I’d been a people pleaser for as long as I can remember. You see, I learned early on in life that it was simply easier to keep the peace than risk confrontation and daring to challenge other people’s bad behaviour only leads to misery. It inadvertently became part of my core being to placate others and most of my decisions were based on what would make them happy or comfortable. Right there, a ‘Yes Girl’ was born.
I could sense a potential confrontation bubbling before it began (it’s a bit of shit superpower to be fair. I’d have much preferred Bernard’s watch) and instinctively sprang into action to prevent any drama from going down. This led me to be utterly incapable of setting boundaries, stemming from a deep-rooted fear of the consequences. Over the years, I’ve found myself in situations that I didn’t want to be in out of fear of saying no.
I’d nod along dutifully as people spouted utter drivel, internally rolling my eyes and scoffing at their absolute nonsense yet knowing better than to question their opinions ‘out loud’, even if it made me miserable. This trait wasn’t just born out of some altruistic, virtuous need to be viewed as a nice person – it was truly ingrained.
The problem came when I realised that fundamentally, I didn’t know who I was. I had spent so many years quickly figuring out who others wanted me to be at any given moment – and adapting to meet that expectation out of fear of causing disappointment – that my own identity was muted and something I was wholly unfamiliar with.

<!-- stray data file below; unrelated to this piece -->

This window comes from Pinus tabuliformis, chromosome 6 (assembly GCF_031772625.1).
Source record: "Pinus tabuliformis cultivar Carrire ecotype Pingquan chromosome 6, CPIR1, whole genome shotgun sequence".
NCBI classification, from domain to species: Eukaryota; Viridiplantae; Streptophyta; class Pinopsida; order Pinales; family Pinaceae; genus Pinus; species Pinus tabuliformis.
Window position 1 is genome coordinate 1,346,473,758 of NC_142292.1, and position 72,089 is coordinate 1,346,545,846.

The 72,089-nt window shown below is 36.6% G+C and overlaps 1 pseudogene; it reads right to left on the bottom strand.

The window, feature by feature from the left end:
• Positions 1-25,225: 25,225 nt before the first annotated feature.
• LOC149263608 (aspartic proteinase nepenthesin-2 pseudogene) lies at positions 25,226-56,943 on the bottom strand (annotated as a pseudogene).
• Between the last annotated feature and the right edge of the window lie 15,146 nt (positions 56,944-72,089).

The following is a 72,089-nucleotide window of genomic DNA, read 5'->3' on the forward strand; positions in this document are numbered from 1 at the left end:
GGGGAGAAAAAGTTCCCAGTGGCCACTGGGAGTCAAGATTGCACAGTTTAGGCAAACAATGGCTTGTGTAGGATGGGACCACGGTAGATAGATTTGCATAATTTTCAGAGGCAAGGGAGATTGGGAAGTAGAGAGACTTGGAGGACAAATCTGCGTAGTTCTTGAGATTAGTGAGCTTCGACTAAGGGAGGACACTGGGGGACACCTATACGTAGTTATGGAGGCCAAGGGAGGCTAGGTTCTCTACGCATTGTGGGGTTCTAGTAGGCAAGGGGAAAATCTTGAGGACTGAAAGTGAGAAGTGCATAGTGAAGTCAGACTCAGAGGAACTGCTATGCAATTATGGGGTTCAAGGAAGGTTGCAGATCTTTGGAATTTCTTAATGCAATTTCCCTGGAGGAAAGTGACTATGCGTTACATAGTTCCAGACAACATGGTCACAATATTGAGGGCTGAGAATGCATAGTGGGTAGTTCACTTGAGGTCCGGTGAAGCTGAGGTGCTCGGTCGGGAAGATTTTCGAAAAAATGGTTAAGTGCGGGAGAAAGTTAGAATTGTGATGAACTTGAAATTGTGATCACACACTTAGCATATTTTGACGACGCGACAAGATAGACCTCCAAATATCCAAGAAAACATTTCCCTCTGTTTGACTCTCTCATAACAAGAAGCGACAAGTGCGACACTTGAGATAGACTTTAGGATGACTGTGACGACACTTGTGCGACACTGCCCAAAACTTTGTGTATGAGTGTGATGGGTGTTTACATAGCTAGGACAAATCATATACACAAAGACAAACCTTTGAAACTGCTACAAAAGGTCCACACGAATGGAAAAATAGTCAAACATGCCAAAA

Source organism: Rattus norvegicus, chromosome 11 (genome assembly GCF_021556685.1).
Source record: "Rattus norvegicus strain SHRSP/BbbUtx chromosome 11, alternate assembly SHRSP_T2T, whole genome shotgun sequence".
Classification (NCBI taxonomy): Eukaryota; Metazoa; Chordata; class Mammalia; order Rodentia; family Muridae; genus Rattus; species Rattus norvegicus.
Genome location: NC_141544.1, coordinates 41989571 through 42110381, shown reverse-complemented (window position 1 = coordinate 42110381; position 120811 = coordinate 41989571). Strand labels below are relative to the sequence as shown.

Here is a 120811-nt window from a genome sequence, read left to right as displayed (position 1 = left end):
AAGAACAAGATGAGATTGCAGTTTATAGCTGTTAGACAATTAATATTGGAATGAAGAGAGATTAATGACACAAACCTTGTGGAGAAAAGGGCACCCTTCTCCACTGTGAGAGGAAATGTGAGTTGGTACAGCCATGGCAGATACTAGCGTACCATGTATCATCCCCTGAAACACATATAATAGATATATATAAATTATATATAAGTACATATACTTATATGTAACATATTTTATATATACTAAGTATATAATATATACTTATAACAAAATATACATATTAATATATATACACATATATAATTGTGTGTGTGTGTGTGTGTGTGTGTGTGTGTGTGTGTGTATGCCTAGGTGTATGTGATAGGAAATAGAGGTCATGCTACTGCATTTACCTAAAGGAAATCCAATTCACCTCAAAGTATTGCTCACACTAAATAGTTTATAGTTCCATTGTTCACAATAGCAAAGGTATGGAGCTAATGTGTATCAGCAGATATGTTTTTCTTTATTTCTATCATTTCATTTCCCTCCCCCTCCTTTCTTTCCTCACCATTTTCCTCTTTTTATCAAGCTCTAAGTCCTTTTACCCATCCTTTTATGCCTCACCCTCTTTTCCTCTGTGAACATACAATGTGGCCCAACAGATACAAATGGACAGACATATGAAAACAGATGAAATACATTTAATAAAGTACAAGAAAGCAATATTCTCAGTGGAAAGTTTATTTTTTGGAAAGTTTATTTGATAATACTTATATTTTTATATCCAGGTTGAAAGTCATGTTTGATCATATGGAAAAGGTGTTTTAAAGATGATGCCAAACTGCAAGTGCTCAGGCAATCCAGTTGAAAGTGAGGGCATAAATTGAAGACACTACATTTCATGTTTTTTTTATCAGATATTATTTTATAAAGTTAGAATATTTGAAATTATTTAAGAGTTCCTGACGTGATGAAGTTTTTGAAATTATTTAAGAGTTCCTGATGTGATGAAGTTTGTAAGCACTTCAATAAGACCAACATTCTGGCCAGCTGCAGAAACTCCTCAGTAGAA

Part of this enigma came as a result of Neil’s sudden death and I was thrown into a ‘Fuck It, Life Can’t Get Much Worse Than This’ kind of mentality (not always a good thing but hey, at least I didn’t go on a massive drug-fuelled bender and sleep with Dean Gaffney or something equally as damaging and traumatic.)
I started to question the often ill-informed opinions and dubious behaviour of those around me. It began brewing quietly and I kept it to myself for a while. Then eventually, after being unable to listen to it for a moment longer, I felt the anger and frustration rising.
A voice I barely recognised began to loudly challenge the verbal diarrhoea and just like that, my life was changed. Yes, the aftermath wasn’t pretty (tbh, I probably could have handled it better, rather than releasing years of pent-up frustration in the space of ten minutes) but the sense of liberation that followed was incredibly satisfying.
I’d always had a solid (mis)understanding that it was not polite to make a fuss when faced with such troublesome circumstances – just nod, smile and agree Lisa. It came as nothing short of a revelation to me that disagreements can actually be a good thing. That being bullied into submission isn’t the only option and that debates can come from a positive, healthy place.
My self-worth and confidence have grown dramatically over the past few years, to the point where I’m truly happy for the first time in my life. In my eyes, ‘It’s just the way he/she is’ is no longer a valid excuse for being rude, arrogant or unwilling to listen to other people.
Some folks didn’t like my assertive trait, but it soon helped sort the wheat from the chaff, so to speak. If attempting to have a grown-up conversation only led to shouting and insults then it was time to burn those bridges. There really is an underrated strength in being considerate towards others yet still sticking by your own boundaries and morals, isn’t there?
Don’t get me wrong, this is very much something I’m still working on. Nobody particularly enjoys these types of uncomfortable scenarios and some days, I simply don’t have the mental energy to deal with it so I will let things go when I probably shouldn’t. For the most part though, I’m eternally thankful that I finally found my voice and will never allow another human being to make me feel inferior again.